Appellate Jurisdiction & Appellate Sanctions
Morrison argues this court lacks jurisdiction because this appeal concerns an order denying a request for contempt. See Norman v. Norman, 692 S.W.2d 655, 655 (Tex. 1985) (per curiam) (holding a contempt order is not reviewable by appeal). However, the DRO and Matthews do not appeal the part of the order denying the DRO's motion to enforce. Because only the attorney's fees award is appealed, this court has appellate jurisdiction. See In re T.L.K., 90 S.W.3d 833, 841 (Tex. App.—San Antonio 2002, no pet.).3 Also, because this appeal is not frivolous, Morrison's request for appellate sanctions is denied. See Tex. R. App. P. 45.
The DRO and Matthews argue the trial court erred by awarding attorney's fees against Matthews. They contend: (1) the trial court improperly awarded attorney's fees as a sanction; and (2) section 231.211 of the Texas Family Code bars an attorney's fees award because the action is a Title IV-D case. Morrison disagrees, and argues section 106.002 alternatively supports the award of attorney's fees as a discretionary award available in all suits affecting the parent–child relationship (SAPCRs).
A. Standard of Review
“We review a trial court's award of attorney's fees for an abuse of discretion.” Fort Worth Transp. Auth. v. Rodriguez, 547 S.W.3d 830, 850 (Tex. 2018). Under our applicable standard of review, a judgment awarding attorney's fees can “be affirmed on any theory of law applicable to the case and supported by the record.” McDowell v. McDowell, 143 S.W.3d 124, 131 (Tex. App.—San Antonio 2004, pet. denied).
B. Awarding Attorney's Fees Against Matthews Was an Abuse of Discretion Because He Was Not a Party to the DRO's Motion to Enforce/SAPCR 4
“Texas has long followed the ‘American Rule’ prohibiting fee awards unless specifically provided by contract or statute.” MBM Fin. Corp. v. Woodlands Operating Co., L.P., 292 S.W.3d 660, 669 (Tex. 2009). An award of attorney's fees is proper against only the parties to a claim for which attorney's fees are available. See Tex. Am. Corp. v. Woodbridge Joint Venture, 809 S.W.2d 299, 302, 304–05 (Tex. App.—Fort Worth 1991, writ denied).5 Attorney's fees may not be awarded against a person who is not a party to the claim for which attorney's fees are available. Satellite Earth Stations E., Inc. v. Davis, 756 S.W.2d 385, 387 (Tex. App.—Eastland 1988, writ denied).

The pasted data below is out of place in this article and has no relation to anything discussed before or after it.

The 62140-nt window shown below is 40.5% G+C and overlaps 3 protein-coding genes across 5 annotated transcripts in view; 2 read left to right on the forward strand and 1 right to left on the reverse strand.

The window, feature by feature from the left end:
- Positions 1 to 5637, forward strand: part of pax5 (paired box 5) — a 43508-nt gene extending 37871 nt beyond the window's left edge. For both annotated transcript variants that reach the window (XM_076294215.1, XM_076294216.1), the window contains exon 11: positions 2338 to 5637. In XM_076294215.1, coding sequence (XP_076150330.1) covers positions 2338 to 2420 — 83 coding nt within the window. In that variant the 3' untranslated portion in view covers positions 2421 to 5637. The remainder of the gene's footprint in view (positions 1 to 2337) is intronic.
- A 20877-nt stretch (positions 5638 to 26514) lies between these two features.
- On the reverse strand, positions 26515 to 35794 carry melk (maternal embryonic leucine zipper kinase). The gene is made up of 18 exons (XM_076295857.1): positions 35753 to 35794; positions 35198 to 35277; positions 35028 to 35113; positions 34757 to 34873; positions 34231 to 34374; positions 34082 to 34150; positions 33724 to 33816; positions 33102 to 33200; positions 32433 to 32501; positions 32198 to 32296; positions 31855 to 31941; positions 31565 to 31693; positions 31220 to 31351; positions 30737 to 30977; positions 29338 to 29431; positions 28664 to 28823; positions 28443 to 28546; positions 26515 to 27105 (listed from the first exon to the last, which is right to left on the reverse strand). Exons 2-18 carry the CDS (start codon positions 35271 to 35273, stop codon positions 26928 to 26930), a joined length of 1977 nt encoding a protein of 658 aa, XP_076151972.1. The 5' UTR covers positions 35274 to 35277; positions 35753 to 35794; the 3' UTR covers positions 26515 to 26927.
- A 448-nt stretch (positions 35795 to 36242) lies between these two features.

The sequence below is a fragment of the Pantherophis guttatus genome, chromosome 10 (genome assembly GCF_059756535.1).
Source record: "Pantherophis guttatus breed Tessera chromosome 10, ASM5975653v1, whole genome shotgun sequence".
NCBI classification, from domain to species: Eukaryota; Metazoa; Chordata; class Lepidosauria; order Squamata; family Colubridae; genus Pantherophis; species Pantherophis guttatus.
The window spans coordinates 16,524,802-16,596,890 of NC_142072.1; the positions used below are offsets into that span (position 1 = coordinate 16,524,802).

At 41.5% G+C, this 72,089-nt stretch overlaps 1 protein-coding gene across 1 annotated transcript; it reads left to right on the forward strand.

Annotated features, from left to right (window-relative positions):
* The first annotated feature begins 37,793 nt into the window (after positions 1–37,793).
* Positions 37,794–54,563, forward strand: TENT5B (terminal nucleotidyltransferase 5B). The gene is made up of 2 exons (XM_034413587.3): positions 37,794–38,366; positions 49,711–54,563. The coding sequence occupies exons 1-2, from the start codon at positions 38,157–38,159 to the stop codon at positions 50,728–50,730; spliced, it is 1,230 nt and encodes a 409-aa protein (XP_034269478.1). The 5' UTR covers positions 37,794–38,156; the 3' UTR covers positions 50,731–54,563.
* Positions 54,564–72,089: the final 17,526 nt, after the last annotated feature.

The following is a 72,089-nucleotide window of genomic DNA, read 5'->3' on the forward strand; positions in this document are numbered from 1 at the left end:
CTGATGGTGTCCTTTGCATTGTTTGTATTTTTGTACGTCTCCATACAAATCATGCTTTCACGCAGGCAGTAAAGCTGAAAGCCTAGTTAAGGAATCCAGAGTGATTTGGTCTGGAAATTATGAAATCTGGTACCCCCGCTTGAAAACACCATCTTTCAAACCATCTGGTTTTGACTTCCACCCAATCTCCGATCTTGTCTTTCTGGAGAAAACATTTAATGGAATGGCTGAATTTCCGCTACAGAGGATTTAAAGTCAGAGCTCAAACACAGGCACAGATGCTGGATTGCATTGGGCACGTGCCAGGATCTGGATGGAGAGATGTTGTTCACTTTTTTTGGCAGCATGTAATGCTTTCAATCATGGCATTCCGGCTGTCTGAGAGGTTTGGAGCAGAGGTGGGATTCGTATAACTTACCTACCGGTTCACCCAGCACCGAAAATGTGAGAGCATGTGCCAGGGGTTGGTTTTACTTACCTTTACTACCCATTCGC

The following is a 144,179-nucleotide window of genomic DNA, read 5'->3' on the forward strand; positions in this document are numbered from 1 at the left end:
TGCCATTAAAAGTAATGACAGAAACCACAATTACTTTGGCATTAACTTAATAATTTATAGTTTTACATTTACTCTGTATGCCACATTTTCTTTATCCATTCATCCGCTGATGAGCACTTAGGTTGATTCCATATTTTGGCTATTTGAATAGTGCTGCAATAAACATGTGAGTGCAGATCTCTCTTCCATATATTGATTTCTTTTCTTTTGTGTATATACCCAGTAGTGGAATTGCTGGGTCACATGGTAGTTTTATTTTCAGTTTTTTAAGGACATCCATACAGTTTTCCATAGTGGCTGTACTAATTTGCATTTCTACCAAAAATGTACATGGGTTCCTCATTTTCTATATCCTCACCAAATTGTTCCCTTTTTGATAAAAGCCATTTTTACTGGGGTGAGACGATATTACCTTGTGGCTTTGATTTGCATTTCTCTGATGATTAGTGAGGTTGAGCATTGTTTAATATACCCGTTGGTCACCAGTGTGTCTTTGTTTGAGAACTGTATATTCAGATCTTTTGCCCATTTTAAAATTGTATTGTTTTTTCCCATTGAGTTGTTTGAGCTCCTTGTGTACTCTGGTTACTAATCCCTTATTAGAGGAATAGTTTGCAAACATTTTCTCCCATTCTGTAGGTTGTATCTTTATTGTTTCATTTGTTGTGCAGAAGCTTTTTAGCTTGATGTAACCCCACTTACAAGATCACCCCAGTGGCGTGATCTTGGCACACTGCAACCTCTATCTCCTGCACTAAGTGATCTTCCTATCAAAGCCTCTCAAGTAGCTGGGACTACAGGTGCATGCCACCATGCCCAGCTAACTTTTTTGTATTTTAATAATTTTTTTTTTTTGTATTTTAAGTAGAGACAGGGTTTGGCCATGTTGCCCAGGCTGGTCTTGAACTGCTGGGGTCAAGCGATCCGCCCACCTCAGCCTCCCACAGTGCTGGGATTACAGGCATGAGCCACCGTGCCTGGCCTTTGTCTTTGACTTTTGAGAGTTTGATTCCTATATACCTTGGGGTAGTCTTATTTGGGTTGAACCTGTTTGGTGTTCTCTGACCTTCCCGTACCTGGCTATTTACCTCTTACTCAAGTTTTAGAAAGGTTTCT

Under Chapter 10 and Rule 13, a trial court may award attorney's fees as a sanction against the person who has signed a pleading, “a party represented by the person, or both.” Tex. Civ. Prac. & Rem. Code § 10.004(a); Tex. R. Civ. P. 13; Citibank, N.A. v. Estes, 385 S.W.3d 671, 675 (Tex. App.—Houston [14th Dist.] 2012, no pet.). A trial court abuses its discretion by awarding Chapter 10 or Rule 13 sanctions against any other person. Estes, 385 S.W.3d at 675. Because Matthews was not a party to the DRO's motion to enforce or the lawyer who signed the motion, which is the only pleading upon which Morrison sought sanctions, Chapter 10 and Rule 13 cannot support an award of attorney's fees.6
Although section 106.002 expressly provides a trial court may order an award of attorney's fees and expenses “in” a SAPCR, no part of section 106.002 specifically provides attorney's fees may be awarded against a person who is not a party in the SAPCR. Tex. Fam. Code § 161.002(b). Thus, under the American Rule, attorney's fees may not be awarded against a nonparty to the SAPCR under section 106.002. See MBM Fin. Corp., 292 S.W.3d at 669. Although this court has stated section 106.002 “does not designate to which party fees may be awarded, nor does it limit the trial court's designation” (emphasis added), this court in In re R.E.S. did not hold that a trial court's discretion is so unfettered that it may render an award of attorney's fees against a nonparty. See 482 S.W.3d 584, 586 (Tex. App.—San Antonio 2015, no pet.) (emphasis added).